Visions of an Iowa Icon
Michael P. Harker
(University of Iowa Press)
The one-room schoolhouses do bring back the memories, don't they? The ideal, the education for everyone, you and me and Buck the farmhand who at fourteen could barely fit behind the desk but he was so big you never laughed at him or he would get you down in the playground behind the school and grind his knee in your back your face in the dirt and shut your goddam mouth he'd say. Wally Ennis lisped and we all laughed at until they took his mom over to the state hospital in Brighton and that Sue Lockheart who they said would kiss for a quarter but you never had enough change so you never could try it out.
That was our one-room schoolhouse there in the north part of the state just outside of Burcock the snow so high on the ground that they had to pack it down so you could get in the door but they never canceled classes on account of the weather you didn't do that in up-country Iowa.
In the winter, you fried or froze depending where you were sitting, near too near or too far from the old Rochester coal-fire stove with its chimney coming up to go through the ell in the side wall. You sat behind Emma, no pig-tails in the inkwell, we were beyond inkwells by the time we got there.
And our teacher? Most were what they then called "Old Maids:" Miss Bumble, Miss Batterby, Miss Barnes, Miss Buford, Miss Butterfield out there in Burcock. The one-room schoolhouse in Burcock shows up as one of the fifty or so black-and-white photographs here: the stove at the back, the wind-up Victrola, the portative organ, Lincoln hanging to the left, Washington to the right, McGuffey's Eclectic Reader on each of the twenty-four desktops.
I sat one over from Donald Lamarr whose mother had died of "the fever." His family were dirt poor dirt farmers and he sweated, stank in the spring and the fall but not in the winter because it was too cold to stink. He was a natural-born cartoonist, made pictures of Miss Butterfield in his notebook which he always showed me but she never caught him. Once I was reading a comic book in class and since we were in the back of the room I thought she wouldn't see but she was light on her feet and I was engrossed in "Terry and the Pirates" and she came up behind me, grabbed me by the hair, pulled my head back and hissed in my face upside-down: "What do you mean?"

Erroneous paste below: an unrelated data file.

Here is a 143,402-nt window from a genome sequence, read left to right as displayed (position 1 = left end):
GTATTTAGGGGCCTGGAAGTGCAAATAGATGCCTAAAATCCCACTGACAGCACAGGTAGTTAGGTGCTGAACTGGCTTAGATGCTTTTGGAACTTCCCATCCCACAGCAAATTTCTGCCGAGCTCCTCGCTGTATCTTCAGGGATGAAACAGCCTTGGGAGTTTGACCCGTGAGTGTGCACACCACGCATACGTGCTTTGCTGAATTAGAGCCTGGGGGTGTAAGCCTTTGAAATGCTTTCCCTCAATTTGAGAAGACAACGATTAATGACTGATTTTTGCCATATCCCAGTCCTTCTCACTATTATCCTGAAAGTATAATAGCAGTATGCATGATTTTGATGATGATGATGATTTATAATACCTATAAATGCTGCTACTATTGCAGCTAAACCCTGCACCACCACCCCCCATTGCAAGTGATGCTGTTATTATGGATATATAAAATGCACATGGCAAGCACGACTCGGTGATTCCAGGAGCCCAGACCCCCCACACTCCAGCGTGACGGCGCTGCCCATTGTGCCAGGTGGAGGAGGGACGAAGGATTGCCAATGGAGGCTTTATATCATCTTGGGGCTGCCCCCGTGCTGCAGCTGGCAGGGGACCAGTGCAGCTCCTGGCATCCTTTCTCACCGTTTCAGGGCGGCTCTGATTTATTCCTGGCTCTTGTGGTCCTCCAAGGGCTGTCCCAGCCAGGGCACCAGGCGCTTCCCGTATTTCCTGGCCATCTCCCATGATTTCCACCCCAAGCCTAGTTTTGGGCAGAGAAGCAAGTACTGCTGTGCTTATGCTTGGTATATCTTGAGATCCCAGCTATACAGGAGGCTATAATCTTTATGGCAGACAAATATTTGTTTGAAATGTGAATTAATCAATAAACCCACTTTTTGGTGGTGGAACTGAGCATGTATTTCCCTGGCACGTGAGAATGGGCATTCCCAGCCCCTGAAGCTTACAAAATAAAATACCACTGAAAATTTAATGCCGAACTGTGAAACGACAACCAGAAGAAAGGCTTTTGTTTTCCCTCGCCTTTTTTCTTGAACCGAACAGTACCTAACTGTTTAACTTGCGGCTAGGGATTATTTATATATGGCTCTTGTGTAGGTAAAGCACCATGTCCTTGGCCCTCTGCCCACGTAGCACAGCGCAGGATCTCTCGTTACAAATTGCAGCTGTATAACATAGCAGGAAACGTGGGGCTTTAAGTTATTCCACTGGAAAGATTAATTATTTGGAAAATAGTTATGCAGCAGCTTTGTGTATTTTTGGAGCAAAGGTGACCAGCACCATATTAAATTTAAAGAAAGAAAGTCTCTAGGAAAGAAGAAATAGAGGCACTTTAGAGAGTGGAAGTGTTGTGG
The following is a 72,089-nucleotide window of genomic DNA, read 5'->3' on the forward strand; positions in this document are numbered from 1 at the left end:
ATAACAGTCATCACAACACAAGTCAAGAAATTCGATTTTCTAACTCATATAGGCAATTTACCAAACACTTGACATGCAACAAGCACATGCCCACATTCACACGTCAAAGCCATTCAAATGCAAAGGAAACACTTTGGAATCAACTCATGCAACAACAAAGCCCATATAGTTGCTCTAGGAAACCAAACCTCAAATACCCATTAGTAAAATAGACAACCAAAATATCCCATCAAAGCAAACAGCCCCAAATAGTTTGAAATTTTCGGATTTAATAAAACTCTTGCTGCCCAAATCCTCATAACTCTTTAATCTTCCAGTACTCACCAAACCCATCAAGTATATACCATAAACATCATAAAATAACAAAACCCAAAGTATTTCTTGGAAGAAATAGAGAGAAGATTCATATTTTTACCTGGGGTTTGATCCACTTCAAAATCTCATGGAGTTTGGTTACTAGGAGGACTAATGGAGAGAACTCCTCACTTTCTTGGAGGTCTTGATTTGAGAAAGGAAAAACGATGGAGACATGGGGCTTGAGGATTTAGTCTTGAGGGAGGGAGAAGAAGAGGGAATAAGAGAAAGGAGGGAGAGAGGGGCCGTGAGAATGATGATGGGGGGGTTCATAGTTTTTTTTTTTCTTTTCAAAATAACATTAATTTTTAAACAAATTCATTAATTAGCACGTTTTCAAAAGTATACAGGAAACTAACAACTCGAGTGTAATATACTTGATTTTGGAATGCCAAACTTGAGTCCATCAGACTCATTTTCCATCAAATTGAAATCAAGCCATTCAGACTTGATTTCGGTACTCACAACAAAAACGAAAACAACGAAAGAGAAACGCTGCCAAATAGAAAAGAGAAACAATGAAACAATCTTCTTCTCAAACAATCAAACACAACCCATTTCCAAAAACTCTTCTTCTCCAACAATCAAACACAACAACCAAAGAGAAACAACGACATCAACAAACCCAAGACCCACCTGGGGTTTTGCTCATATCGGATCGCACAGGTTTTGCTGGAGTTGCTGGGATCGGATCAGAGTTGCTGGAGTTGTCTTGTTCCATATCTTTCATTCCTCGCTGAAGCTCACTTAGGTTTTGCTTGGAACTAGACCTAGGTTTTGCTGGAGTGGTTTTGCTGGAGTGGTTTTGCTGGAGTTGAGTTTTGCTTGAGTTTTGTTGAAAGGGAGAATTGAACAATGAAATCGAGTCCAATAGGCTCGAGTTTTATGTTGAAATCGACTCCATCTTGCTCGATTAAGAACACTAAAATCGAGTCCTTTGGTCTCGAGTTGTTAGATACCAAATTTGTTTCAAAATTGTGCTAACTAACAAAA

Since I didn't know what I meant except that I preferred "Terry and the Pirates" to McGuffey's Eclectic Reader I didn't say anything she scared me but I remember Miss Butterfield lived alone with her brother Amos who was as tall as a scarecrow. He scarcely ever left the house except at night him with his moonblue eyes they said he was creeping around. The Yeagers say he was a peeping Tom: Art Yeager who had 240 acres bottom-land caught him outside the girls' bedroom, Art got him with his turkey-shoot 20-gauge, peppered his back and his bum with salt, Amos squealing like a pig hopping away his jeans down around his ankles blood on his backside him falling getting up again falling down in the street yelling, "Please don't hurt me Art please don't I'm sorry please..."
Miss Butterfield didn't say anything about it in class that week only her mouth a little tighter. Some say they saw Amos on the milk run the next day (we never saw him again) but I remember thinking maybe that was why she was so downhome mean with her hair pinched up in a bun. She may have hated the world that wouldn't let her brother Amos do what he needed as long as it didn't hurt anyone he didn't mean no harm she thought but he had to leave and she lived the rest of her days alone in the dark cottage at the edge of Burcock: no one to cook for no one to clean up no one to care for after he was gone.